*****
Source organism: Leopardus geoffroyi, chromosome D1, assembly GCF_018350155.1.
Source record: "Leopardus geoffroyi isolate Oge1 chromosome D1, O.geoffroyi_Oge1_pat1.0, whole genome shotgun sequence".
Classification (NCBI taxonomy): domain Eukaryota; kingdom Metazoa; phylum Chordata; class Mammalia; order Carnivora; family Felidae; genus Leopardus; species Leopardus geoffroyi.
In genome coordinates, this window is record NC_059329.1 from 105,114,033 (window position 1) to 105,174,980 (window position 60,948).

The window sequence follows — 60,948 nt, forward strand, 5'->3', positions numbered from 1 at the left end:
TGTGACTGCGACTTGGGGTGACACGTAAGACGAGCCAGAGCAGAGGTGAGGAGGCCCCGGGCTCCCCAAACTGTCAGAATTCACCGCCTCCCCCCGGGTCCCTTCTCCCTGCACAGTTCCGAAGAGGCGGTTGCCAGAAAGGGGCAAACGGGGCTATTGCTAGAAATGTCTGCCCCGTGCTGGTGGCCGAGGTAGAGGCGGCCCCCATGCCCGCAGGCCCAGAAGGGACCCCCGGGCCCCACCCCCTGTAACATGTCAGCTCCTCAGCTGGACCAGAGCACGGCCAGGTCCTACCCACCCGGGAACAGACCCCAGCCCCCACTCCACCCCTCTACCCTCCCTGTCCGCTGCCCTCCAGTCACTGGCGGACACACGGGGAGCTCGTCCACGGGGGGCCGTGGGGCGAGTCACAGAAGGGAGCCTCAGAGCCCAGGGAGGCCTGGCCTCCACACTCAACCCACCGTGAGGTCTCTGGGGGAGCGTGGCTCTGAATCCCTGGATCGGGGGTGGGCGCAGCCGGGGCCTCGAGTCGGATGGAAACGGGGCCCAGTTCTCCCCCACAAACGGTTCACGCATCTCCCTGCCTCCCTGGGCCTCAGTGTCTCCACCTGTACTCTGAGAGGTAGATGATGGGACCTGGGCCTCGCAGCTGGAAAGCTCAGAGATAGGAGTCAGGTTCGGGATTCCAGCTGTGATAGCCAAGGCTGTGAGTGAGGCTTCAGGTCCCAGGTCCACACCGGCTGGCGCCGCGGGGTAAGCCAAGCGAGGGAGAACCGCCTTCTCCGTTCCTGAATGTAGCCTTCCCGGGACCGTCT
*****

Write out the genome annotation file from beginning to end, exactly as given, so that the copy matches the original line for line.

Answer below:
Source organism: Leopardus geoffroyi, chromosome D1, assembly GCF_018350155.1.
Source record: "Leopardus geoffroyi isolate Oge1 chromosome D1, O.geoffroyi_Oge1_pat1.0, whole genome shotgun sequence".
Classification (NCBI taxonomy): domain Eukaryota; kingdom Metazoa; phylum Chordata; class Mammalia; order Carnivora; family Felidae; genus Leopardus; species Leopardus geoffroyi.
In genome coordinates, this window is record NC_059329.1 from 105,114,033 (window position 1) to 105,174,980 (window position 60,948).

The window sequence follows — 60,948 nt, forward strand, 5'->3', positions numbered from 1 at the left end:
TGTGACTGCGACTTGGGGTGACACGTAAGACGAGCCAGAGCAGAGGTGAGGAGGCCCCGGGCTCCCCAAACTGTCAGAATTCACCGCCTCCCCCCGGGTCCCTTCTCCCTGCACAGTTCCGAAGAGGCGGTTGCCAGAAAGGGGCAAACGGGGCTATTGCTAGAAATGTCTGCCCCGTGCTGGTGGCCGAGGTAGAGGCGGCCCCCATGCCCGCAGGCCCAGAAGGGACCCCCGGGCCCCACCCCCTGTAACATGTCAGCTCCTCAGCTGGACCAGAGCACGGCCAGGTCCTACCCACCCGGGAACAGACCCCAGCCCCCACTCCACCCCTCTACCCTCCCTGTCCGCTGCCCTCCAGTCACTGGCGGACACACGGGGAGCTCGTCCACGGGGGGCCGTGGGGCGAGTCACAGAAGGGAGCCTCAGAGCCCAGGGAGGCCTGGCCTCCACACTCAACCCACCGTGAGGTCTCTGGGGGAGCGTGGCTCTGAATCCCTGGATCGGGGGTGGGCGCAGCCGGGGCCTCGAGTCGGATGGAAACGGGGCCCAGTTCTCCCCCACAAACGGTTCACGCATCTCCCTGCCTCCCTGGGCCTCAGTGTCTCCACCTGTACTCTGAGAGGTAGATGATGGGACCTGGGCCTCGCAGCTGGAAAGCTCAGAGATAGGAGTCAGGTTCGGGATTCCAGCTGTGATAGCCAAGGCTGTGAGTGAGGCTTCAGGTCCCAGGTCCACACCGGCTGGCGCCGCGGGGTAAGCCAAGCGAGGGAGAACCGCCTTCTCCGTTCCTGAATGTAGCCTTCCCGGGACCGTCT